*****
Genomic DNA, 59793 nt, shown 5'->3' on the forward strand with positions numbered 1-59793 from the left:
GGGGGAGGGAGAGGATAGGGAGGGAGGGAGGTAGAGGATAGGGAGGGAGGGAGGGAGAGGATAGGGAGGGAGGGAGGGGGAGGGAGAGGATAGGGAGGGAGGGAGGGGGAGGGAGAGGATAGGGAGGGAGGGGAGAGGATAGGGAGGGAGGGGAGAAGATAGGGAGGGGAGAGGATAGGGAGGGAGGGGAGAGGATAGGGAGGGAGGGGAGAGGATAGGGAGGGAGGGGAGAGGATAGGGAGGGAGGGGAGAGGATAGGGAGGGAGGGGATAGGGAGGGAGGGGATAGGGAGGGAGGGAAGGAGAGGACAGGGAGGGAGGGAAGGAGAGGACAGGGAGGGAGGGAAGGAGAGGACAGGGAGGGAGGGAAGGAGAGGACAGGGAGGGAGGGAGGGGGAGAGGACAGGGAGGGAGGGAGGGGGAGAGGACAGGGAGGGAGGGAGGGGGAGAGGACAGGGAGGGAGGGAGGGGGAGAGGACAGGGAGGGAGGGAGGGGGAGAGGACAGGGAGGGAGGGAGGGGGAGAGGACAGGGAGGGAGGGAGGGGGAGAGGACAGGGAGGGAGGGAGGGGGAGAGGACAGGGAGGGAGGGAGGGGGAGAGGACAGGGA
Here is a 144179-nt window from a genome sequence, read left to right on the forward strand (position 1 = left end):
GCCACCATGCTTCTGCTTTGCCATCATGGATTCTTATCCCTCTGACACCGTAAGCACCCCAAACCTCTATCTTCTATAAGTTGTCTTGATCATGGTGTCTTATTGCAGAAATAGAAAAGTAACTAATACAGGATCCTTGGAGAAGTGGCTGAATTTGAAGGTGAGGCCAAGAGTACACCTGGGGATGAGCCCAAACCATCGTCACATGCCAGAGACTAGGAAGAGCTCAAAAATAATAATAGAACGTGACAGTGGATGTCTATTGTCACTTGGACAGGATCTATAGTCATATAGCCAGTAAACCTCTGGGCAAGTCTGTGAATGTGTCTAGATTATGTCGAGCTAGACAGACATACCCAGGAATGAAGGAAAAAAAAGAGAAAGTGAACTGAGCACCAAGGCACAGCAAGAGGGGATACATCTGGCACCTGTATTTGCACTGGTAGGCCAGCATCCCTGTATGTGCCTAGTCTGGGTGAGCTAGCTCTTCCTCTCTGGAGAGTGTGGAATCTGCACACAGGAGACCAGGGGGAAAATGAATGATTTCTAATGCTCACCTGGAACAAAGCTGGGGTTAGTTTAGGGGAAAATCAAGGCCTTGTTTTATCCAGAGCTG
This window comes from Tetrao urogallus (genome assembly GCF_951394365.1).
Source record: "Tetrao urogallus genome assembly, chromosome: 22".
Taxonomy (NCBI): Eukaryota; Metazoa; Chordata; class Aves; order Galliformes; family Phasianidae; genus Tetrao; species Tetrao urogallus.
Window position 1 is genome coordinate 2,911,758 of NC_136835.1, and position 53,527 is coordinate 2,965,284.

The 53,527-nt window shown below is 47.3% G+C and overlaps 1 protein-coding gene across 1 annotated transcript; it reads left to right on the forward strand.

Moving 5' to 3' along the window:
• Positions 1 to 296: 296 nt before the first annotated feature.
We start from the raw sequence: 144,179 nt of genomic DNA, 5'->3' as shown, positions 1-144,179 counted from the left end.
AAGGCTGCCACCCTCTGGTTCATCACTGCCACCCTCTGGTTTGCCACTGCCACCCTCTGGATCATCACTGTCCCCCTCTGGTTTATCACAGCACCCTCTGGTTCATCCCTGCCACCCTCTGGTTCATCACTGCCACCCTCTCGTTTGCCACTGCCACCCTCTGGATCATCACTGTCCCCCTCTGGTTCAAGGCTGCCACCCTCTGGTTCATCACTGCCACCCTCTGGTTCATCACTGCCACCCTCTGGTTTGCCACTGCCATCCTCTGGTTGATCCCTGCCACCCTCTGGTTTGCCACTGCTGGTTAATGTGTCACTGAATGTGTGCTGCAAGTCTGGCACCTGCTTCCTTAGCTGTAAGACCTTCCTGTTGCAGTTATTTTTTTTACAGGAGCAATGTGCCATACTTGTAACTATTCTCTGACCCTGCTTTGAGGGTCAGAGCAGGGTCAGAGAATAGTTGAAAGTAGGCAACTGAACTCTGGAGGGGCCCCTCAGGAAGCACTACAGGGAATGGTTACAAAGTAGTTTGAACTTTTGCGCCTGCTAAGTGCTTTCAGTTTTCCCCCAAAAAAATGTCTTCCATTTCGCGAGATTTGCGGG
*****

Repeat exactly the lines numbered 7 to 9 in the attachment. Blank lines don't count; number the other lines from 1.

Taxonomy (NCBI): Eukaryota; Metazoa; Chordata; class Aves; order Galliformes; family Phasianidae; genus Tetrao; species Tetrao urogallus.
Window position 1 is genome coordinate 2,911,758 of NC_136835.1, and position 53,527 is coordinate 2,965,284.

The 53,527-nt window shown below is 47.3% G+C and overlaps 1 protein-coding gene across 1 annotated transcript; it reads left to right on the forward strand.